This weekend I had a conversation with a friend who suggested I read an article titled “Why I Hope to Die at 75” that appeared in The Atlantic. It was written by a 57 year old man named Ezekiel Emanuel. Within 24 hours of that recommendation, the article appeared on my Twitter feed as well – so I figured I better go ahead and read the article after all.
So what is the gist of the article?
I will preface my summary by saying at the outset it will be overly generalized and perhaps even slanted given my perspective on the issues addressed.
The long and short of the article as I experience it is that he thinks that by the time an individual reaches 75, the individual’s best days are behind him or her. Therefore he plans to let go and be willing to die gracefully without taking measures to extend his life.
While we have worked feverishly to extend the number of years a person lives, the author notes, we have not REALLY succeeded at extending the amount of life an individual LIVES; we have succeeded primarily at extending the length of the dying process.
Here are the ramifications of the author’s beliefs within the context of his own life. At the age of 65, for instance, he notes he will stop getting colonoscopies; he won’t participate in screenings for prostate exams; he’ll refuse treatment for cancer that is diagnosed in his 70s; and he’ll quit getting flu shots.
So how do I feel about the author’s perspective?
In the first hours after reading the article, I went through a couple of stages.
The first stage involved a relatively quick dismissal of his idea. It seemed to have been developed by a person of privilege who was obsessed with at what he stood to lose from life as a result of the aging process. He was obviously well educated, for instance, so the thought of losing his mental acuity seemed unbearable. He was clearly in good physical condition as well (he had just hiked Mount Kilimanjaro with his nephews this summer) – so the thought of losing his vigor seemed overwhelming as well.
Using his line of reasoning, I wonder how he would feel about those with mental or physical challenges of any age. Would he think their lives are worth living?
The author’s perspective on what makes life worth living seems rather limited to me.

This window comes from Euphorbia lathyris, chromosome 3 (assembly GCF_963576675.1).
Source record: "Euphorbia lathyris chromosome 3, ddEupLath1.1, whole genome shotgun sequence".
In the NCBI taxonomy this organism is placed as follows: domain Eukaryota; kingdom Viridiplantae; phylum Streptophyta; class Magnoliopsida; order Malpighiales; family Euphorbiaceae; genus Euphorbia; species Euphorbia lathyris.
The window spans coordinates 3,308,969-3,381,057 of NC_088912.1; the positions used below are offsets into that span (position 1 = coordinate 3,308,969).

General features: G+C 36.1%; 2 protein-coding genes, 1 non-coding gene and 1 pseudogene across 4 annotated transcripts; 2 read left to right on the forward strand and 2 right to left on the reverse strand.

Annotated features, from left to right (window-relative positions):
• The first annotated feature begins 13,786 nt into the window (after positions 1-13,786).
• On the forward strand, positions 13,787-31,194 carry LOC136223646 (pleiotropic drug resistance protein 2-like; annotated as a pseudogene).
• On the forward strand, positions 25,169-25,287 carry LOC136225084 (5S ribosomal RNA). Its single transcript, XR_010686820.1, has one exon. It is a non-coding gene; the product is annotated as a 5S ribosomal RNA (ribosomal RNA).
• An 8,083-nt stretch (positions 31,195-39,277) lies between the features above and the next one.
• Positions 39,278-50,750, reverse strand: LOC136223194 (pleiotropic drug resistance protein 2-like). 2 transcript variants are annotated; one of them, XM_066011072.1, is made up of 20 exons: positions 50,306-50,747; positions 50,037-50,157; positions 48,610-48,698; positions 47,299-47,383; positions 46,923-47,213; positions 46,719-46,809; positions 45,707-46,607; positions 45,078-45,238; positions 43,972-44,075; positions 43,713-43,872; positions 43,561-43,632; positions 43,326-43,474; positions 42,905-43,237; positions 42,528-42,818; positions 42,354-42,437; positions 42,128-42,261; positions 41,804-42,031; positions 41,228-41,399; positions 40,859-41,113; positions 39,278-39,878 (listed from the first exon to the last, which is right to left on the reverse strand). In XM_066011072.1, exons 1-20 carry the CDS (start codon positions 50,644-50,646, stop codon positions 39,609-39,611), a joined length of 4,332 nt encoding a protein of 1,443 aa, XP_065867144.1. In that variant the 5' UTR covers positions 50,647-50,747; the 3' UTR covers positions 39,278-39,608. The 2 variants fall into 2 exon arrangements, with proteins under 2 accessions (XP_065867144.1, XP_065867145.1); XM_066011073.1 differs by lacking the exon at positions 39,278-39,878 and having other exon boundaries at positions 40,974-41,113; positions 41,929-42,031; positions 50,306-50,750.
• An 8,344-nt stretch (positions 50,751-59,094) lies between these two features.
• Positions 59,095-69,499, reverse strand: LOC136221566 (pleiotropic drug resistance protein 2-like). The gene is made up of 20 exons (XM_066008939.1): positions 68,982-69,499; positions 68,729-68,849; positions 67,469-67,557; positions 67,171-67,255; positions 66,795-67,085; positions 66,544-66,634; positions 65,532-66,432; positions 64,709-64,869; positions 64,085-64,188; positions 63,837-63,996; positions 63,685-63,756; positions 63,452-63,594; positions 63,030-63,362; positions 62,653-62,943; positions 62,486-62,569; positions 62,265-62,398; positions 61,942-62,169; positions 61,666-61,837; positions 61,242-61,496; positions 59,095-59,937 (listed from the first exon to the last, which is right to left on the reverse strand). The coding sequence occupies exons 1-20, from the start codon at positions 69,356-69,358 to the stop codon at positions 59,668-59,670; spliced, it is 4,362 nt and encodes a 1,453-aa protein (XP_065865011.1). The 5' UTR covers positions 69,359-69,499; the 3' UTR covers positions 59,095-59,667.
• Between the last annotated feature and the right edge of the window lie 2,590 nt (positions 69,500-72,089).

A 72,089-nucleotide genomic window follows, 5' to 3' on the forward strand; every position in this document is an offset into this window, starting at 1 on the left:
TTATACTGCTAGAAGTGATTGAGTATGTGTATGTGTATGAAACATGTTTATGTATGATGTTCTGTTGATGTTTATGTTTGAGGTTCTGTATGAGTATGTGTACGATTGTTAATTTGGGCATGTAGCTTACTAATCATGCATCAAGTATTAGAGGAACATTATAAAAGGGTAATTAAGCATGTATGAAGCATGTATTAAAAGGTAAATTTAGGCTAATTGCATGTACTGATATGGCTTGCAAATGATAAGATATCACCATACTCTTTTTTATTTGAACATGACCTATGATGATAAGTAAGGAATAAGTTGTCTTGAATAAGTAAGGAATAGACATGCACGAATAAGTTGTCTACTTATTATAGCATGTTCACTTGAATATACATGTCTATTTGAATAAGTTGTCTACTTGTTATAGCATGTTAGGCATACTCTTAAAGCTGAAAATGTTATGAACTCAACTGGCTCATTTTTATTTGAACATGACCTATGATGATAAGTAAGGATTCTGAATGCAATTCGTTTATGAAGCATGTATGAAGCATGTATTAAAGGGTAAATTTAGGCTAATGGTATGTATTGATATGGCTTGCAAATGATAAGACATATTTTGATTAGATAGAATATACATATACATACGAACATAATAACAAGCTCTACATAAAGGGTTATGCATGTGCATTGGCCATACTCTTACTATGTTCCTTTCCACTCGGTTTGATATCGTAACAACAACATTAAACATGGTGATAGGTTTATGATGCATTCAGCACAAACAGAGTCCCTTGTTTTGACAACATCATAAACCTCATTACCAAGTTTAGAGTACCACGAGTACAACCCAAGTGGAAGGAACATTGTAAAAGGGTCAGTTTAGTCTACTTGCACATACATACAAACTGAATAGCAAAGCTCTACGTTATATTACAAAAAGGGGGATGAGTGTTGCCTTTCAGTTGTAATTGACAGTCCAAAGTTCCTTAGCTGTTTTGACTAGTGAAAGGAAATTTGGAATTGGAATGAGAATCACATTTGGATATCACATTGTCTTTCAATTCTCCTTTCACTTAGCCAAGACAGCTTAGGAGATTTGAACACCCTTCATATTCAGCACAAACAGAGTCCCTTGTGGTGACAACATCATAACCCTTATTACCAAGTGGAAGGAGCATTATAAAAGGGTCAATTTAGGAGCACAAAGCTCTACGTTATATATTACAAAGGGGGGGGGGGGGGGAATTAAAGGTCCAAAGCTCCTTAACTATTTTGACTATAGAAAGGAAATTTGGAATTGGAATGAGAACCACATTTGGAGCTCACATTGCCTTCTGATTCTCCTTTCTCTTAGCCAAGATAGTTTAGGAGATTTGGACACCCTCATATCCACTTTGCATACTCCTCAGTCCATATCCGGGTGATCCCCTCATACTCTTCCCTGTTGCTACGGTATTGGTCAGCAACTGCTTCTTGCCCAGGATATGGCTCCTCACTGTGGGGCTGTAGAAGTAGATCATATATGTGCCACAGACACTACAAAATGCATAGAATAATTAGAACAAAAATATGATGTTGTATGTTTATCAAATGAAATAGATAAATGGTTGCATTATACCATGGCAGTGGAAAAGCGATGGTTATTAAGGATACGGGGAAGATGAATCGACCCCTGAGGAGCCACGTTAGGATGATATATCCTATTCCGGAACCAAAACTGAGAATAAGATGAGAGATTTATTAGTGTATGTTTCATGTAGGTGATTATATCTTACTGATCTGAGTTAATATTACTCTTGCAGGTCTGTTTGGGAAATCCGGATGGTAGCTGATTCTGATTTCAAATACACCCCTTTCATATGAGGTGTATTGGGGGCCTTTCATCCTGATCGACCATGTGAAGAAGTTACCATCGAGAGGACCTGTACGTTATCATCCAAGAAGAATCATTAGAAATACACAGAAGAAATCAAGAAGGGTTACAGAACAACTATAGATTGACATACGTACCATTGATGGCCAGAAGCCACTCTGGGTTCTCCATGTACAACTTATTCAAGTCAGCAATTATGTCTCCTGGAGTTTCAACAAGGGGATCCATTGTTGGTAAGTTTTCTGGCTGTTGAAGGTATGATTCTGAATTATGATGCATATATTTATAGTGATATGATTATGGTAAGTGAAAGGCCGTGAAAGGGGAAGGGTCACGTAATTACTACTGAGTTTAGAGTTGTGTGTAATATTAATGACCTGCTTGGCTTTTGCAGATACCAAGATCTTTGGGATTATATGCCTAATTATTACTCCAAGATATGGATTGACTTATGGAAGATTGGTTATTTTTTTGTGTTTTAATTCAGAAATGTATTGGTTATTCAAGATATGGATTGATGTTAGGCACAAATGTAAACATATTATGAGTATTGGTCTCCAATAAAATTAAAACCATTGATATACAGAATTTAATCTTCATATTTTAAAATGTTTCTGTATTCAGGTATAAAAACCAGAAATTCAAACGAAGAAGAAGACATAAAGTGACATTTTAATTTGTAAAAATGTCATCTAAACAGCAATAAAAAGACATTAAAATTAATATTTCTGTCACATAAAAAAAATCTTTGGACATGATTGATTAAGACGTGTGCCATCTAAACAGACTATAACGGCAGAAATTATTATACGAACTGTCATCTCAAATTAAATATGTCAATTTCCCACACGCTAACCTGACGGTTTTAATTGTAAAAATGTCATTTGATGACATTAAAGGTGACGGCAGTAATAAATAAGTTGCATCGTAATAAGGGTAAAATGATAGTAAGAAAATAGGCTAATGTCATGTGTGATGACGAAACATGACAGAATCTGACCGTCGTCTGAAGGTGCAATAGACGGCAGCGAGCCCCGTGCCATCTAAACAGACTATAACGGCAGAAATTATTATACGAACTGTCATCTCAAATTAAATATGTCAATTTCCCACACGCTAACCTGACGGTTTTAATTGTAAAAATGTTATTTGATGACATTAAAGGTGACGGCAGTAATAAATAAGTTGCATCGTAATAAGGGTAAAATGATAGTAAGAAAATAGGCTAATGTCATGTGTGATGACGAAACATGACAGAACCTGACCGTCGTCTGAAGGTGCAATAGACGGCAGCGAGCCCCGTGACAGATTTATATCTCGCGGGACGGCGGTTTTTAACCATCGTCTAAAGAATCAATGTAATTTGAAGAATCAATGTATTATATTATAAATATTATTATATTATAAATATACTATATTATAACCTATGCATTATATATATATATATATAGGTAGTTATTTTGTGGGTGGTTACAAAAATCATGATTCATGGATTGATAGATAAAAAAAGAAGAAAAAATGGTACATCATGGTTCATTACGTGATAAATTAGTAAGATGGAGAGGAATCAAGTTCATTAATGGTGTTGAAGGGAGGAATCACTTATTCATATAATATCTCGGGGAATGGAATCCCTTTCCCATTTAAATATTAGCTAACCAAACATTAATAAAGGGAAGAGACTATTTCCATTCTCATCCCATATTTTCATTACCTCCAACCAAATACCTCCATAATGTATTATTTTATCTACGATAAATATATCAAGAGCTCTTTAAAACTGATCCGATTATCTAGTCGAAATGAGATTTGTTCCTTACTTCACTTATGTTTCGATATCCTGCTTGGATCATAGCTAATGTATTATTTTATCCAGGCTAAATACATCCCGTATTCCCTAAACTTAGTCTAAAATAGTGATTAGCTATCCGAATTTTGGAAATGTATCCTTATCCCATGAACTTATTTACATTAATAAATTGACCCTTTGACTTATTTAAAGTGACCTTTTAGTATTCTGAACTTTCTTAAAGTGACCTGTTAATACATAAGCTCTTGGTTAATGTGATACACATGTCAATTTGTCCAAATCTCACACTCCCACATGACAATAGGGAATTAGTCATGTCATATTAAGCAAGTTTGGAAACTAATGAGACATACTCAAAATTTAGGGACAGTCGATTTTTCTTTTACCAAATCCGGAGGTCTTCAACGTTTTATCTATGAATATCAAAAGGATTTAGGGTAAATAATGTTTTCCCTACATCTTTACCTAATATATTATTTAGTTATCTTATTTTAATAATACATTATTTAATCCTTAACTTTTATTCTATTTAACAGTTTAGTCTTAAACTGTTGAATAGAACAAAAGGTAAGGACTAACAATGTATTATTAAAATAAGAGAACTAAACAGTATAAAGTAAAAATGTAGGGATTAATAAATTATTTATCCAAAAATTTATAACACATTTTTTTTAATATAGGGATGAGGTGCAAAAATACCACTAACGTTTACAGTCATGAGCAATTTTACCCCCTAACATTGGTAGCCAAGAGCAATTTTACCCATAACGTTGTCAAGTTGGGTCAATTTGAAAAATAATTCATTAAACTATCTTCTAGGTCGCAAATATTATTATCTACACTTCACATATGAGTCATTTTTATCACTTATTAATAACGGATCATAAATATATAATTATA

This took me to the second stage. The second stage involved a little bit of raging against our society that has taught the author (and the rest of us) that life is best lived when we are young, beautiful, physically and mentally healthy, and at our peak earning potential.
The consequence of this message is devastating to so many. People who aren’t attractive or physically fit, for instance, are often dismissed by some in our society. Such folks have to endure moral judgments that get attached to one’s appearance (i.e. attractive people are assumed by many to be more intelligent and hard-working than unattractive people). This causes those not deemed attractive to wrestle with life-long self-esteem issues that diminish their quality of life.
Similar things are at play regarding the rampant ageism in our society. People in our society often have their worth defined by their job title or salary. When those go away, so too does their sense of worth. Many seniors give up on life after retirement – assuming there’s nothing left to live for.
I couldn’t help but wonder if the author lived in a society that had a healthier perspective about various social locations if he would feel the same way.
Then I moved into stage three. In stage three, I felt as if 75 is such an arbitrary marker to adopt. “If one were to give up on maintain life at 75,” I wondered, “why not at 74 – or 71 – or 68 – or 57?”
He went on to explain the reason why he suggested 75. By the age of 75 a person has pretty much seen the life cycle through. You’ve gotten your education; you’ve had a career; you’ve raised a family; you’ve had grandchildren; you’ve retired and had a few good years. By the time you’ve reached 75, it would suggest, all the major things have all been crossed off one’s “to do” list.
Here’s where I see things differently.
I have met so many people in my life and ministry who have had incredibly active and vital years well beyond the age of 75. Some have met their first love in their late 70s; some have created amazing contributions to the arts in their 80s; some have deeper joy and contentment than they have ever known. I resist the notion that a person’s best years are automatically behind them just because they are 75 and have lived through a series of major life events.
The real issue that the author seems to be wrestling with is the question, “What makes life worth living?” That is a tremendously important question – and a question too few of us have addressed.
The medical community has answered that question. They have interpreted the Hippocratic Oath to mean they will use their all of their resources to keep a body alive no matter what the circumstance (for the most part).
I don’t think their answer is adequate for many – especially those of us who have lived through a situation where we’ve seen a loved one’s body kept artificially alive through tubes without any quality whatsoever.
I do give the author of the article (Ezekiel Emanuel) a great deal of credit for having the courage to raise this sensitive question. I am not entirely satisfied with his answer, though, either.
After reading his article, I am still looking for an answer to the question that factors in – and CELEBRATES- the fullness of the life cycle. While Emanuel correctly notes that as we age some abilities and insights are lost, I think he underestimates things that we gain with age as well. I would love to see him write a follow up to the article when he is 69!
Instead of making a summary of statement where I land on all of this, I would love to hear what you think? What is the measure of life? How long should it be lived?
I look forward to hearing from you…